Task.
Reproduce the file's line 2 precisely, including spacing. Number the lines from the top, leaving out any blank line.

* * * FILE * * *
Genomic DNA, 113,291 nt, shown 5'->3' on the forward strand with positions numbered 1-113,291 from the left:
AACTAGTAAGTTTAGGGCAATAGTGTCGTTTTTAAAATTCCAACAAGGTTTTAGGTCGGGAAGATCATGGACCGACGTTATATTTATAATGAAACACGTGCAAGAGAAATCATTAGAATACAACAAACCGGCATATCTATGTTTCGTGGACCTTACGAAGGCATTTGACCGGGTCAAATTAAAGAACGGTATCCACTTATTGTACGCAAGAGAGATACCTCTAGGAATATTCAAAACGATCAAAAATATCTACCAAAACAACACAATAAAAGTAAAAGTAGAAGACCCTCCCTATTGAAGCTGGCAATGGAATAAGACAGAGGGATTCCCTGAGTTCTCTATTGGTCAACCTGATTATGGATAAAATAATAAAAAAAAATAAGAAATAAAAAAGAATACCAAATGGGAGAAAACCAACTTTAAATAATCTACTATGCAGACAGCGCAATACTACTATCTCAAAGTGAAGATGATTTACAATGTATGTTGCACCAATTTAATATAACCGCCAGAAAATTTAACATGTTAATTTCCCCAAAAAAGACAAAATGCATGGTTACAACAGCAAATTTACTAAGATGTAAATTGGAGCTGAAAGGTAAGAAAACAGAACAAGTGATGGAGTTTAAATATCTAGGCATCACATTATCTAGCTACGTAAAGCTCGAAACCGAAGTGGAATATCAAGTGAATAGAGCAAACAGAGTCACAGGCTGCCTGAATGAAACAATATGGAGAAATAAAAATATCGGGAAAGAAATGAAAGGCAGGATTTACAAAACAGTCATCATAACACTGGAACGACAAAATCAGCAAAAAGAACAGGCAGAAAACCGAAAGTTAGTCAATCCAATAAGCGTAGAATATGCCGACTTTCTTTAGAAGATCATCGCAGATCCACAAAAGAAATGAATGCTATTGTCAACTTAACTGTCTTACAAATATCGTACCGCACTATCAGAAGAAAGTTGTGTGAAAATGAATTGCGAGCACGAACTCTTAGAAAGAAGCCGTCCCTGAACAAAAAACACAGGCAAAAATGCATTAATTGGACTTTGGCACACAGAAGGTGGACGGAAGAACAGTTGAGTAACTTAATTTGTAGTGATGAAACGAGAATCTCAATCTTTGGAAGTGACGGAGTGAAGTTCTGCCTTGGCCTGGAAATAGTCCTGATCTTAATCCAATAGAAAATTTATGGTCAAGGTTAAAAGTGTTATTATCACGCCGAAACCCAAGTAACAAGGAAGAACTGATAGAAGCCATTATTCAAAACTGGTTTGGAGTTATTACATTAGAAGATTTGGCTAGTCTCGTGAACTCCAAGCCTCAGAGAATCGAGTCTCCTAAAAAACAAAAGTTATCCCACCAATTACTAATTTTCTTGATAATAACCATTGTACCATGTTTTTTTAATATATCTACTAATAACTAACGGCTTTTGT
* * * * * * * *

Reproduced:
AACTAGTAAGTTTAGGGCAATAGTGTCGTTTTTAAAATTCCAACAAGGTTTTAGGTCGGGAAGATCATGGACCGACGTTATATTTATAATGAAACACGTGCAAGAGAAATCATTAGAATACAACAAACCGGCATATCTATGTTTCGTGGACCTTACGAAGGCATTTGACCGGGTCAAATTAAAGAACGGTATCCACTTATTGTACGCAAGAGAGATACCTCTAGGAATATTCAAAACGATCAAAAATATCTACCAAAACAACACAATAAAAGTAAAAGTAGAAGACCCTCCCTATTGAAGCTGGCAATGGAATAAGACAGAGGGATTCCCTGAGTTCTCTATTGGTCAACCTGATTATGGATAAAATAATAAAAAAAAATAAGAAATAAAAAAGAATACCAAATGGGAGAAAACCAACTTTAAATAATCTACTATGCAGACAGCGCAATACTACTATCTCAAAGTGAAGATGATTTACAATGTATGTTGCACCAATTTAATATAACCGCCAGAAAATTTAACATGTTAATTTCCCCAAAAAAGACAAAATGCATGGTTACAACAGCAAATTTACTAAGATGTAAATTGGAGCTGAAAGGTAAGAAAACAGAACAAGTGATGGAGTTTAAATATCTAGGCATCACATTATCTAGCTACGTAAAGCTCGAAACCGAAGTGGAATATCAAGTGAATAGAGCAAACAGAGTCACAGGCTGCCTGAATGAAACAATATGGAGAAATAAAAATATCGGGAAAGAAATGAAAGGCAGGATTTACAAAACAGTCATCATAACACTGGAACGACAAAATCAGCAAAAAGAACAGGCAGAAAACCGAAAGTTAGTCAATCCAATAAGCGTAGAATATGCCGACTTTCTTTAGAAGATCATCGCAGATCCACAAAAGAAATGAATGCTATTGTCAACTTAACTGTCTTACAAATATCGTACCGCACTATCAGAAGAAAGTTGTGTGAAAATGAATTGCGAGCACGAACTCTTAGAAAGAAGCCGTCCCTGAACAAAAAACACAGGCAAAAATGCATTAATTGGACTTTGGCACACAGAAGGTGGACGGAAGAACAGTTGAGTAACTTAATTTGTAGTGATGAAACGAGAATCTCAATCTTTGGAAGTGACGGAGTGAAGTTCTGCCTTGGCCTGGAAATAGTCCTGATCTTAATCCAATAGAAAATTTATGGTCAAGGTTAAAAGTGTTATTATCACGCCGAAACCCAAGTAACAAGGAAGAACTGATAGAAGCCATTATTCAAAACTGGTTTGGAGTTATTACATTAGAAGATTTGGCTAGTCTCGTGAACTCCAAGCCTCAGAGAATCGAGTCTCCTAAAAAACAAAAGTTATCCCACCAATTACTAATTTTCTTGATAATAACCATTGTACCATGTTTTTTTAATATATCTACTAATAACTAACGGCTTTTGT